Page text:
Morrisons has just become the latest supermarket to offer discounted fuel for customers who spend a certain amount in its stores. Great – but why are supermarkets doing more to drive prices down than government?
The retailer has joined Sainsbury’s and the Co-op in what is being deemed the ‘fuel war’ to offer the cheapest petrol prices ahead of the upcoming bank holidays, when consumer spending will spike dramatically.
Morrisons’s new ‘Fuel Britannia’ deal rewards shoppers who spend more than £40 in one of its stores with 6p off a litre of fuel, cutting average costs from 134p to 128p per litre.
Currently, the Co-op offers 5p off a litre when you spend £30 in store, and Sainsbury’s knocks the same off every litre for those who spend £50 or more with it.
Government efforts look puny
You could argue that this is just an attempt by a UK blue chip company to get its hands on a bigger slice of increased consumer outgoings over the next few weeks. After all, we’ll be spending an extra £260m on food during the Easter, royal wedding and May Day bank holidays.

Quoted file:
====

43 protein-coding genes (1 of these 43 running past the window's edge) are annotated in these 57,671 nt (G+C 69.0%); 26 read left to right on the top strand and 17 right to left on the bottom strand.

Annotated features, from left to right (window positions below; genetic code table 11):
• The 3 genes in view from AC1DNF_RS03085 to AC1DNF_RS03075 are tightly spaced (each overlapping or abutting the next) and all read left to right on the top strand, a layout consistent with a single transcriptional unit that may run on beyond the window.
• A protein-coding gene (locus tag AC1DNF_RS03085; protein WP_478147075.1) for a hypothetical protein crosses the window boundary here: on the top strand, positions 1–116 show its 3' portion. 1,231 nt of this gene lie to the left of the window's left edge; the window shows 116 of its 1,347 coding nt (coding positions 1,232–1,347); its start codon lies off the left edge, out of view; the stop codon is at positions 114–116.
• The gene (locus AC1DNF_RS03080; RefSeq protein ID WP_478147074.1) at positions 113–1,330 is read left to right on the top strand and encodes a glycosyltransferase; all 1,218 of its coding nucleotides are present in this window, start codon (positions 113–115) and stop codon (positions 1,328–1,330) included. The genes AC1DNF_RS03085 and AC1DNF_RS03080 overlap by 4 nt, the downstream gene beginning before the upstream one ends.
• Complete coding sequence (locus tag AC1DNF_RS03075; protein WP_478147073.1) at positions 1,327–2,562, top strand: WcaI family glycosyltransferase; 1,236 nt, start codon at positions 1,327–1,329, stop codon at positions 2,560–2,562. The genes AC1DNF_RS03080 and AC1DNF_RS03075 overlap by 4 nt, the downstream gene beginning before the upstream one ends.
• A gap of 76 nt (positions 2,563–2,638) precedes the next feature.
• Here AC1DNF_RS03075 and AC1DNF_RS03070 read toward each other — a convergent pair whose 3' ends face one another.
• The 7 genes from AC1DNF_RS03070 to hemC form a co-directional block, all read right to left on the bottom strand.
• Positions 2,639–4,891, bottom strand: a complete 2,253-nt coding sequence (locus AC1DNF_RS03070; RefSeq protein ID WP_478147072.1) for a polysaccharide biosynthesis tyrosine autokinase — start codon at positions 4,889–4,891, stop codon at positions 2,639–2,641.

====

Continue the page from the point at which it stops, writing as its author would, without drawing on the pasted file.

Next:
But actually, I think it’s great news for consumers. Not only that, it shows retailers are doing far more to slash the price of fuel than the government.
This fuel war means we’ll see significant price reductions on forecourts all over the country for the first time in months, following unsuccessful efforts by the government to ease the ever-increasing cost of motoring.
George Osborne’s Budget 2011 promises to reduce fuel costs by cutting fuel duty by 1p and introducing a fair fuel stabiliser have done very little to ease the battering that drivers’ wallets have taken in the last few months.
According to reports, margins on supermarket fuel are already very low, but retailers are still willing to offer handsome savings at the pump as a reward for spending more money with them.
Reap the benefits
As long as supermarkets keep challenging one another to offer the best fuel discounts in return for buying their products, we’ll reap the benefits every time we shop and fill up.
This is great news, but I still want to know why are supermarkets are leading the way. In my mind, far stronger action should be taken by the government to reduce the cost of petrol and diesel, instead of it being left to retailers who are competing for our business.